It is estimated that major depression will affect about 1 in 6 Americans at some point in their life. Symptoms of depression may include thinking about or attempting suicide or self-harm, but may also include more subtle symptoms such as fatigue, decreased appetite, poor concentration, either insomnia or excessive sleep, or feelings of hopelessness. Depression may resolve on its own in time, but those who have experienced depression are at risk of having it return. Effective treatment is available for many people with depression and may include counseling, medications, or other modalities.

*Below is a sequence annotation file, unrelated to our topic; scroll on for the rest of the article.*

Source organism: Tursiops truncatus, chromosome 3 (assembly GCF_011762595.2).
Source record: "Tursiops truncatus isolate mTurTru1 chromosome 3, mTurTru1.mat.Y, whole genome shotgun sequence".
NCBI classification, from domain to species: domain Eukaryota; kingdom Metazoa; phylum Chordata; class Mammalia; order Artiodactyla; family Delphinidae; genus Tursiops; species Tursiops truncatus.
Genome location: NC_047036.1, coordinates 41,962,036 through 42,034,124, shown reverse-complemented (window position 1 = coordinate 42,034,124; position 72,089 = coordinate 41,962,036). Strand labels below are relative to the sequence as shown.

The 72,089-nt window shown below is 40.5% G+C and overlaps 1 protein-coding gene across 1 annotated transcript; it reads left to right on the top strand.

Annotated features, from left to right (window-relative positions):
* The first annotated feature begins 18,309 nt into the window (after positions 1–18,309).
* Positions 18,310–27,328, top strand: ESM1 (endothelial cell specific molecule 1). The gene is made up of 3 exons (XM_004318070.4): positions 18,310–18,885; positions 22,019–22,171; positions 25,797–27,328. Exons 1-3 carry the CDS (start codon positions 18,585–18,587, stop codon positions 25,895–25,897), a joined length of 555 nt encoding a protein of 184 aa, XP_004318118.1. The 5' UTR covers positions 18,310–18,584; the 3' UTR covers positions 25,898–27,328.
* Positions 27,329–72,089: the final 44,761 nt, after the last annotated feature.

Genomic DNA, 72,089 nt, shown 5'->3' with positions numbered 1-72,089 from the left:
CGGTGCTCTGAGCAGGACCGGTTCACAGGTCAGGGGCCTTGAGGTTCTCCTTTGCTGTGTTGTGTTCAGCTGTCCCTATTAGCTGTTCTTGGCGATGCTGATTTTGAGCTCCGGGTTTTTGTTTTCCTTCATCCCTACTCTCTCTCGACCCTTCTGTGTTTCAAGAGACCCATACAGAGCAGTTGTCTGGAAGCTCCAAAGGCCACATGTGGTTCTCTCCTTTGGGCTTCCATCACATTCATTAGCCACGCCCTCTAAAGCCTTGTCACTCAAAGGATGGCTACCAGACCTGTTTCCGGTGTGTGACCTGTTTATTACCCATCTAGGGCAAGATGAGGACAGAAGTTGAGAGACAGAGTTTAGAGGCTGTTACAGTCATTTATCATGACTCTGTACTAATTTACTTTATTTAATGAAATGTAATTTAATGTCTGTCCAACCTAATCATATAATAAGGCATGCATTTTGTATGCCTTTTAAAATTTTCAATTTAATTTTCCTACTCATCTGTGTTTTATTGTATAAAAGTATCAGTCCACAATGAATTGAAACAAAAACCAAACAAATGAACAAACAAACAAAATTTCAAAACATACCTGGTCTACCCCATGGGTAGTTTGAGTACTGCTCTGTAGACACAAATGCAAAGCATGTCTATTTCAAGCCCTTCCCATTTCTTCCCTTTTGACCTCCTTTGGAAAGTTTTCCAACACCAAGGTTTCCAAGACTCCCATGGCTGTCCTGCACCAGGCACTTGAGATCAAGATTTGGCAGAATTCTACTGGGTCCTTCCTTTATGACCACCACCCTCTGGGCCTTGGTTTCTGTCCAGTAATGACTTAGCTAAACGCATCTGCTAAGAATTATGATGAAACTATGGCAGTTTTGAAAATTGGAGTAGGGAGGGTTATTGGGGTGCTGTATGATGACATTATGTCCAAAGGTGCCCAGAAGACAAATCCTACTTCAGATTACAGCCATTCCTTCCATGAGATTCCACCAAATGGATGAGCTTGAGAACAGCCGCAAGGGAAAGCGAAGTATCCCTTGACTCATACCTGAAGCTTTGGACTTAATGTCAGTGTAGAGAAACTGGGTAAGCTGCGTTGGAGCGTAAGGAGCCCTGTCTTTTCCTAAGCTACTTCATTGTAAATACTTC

According to the federal Centers for Disease Control and Prevention (CDC), suicide accounted for nearly 48,000 deaths in the United States in 2019 and was the 10th-leading cause of death for all Americans. It was the 2nd-leading cause of death for Americans ages 10-34 and the 4th-leading cause of death for ages 35-44. However, depression may affect health in other ways as well, and can have a significant impact on a person’s quality of life. A Dutch study published in 2002 found that depression nearly doubles the risk of dying from any cause. Again, it is important to remember that effective treatment is available for depression, also that many people who suffer from depression may not be aware of their diagnosis before getting medical attention.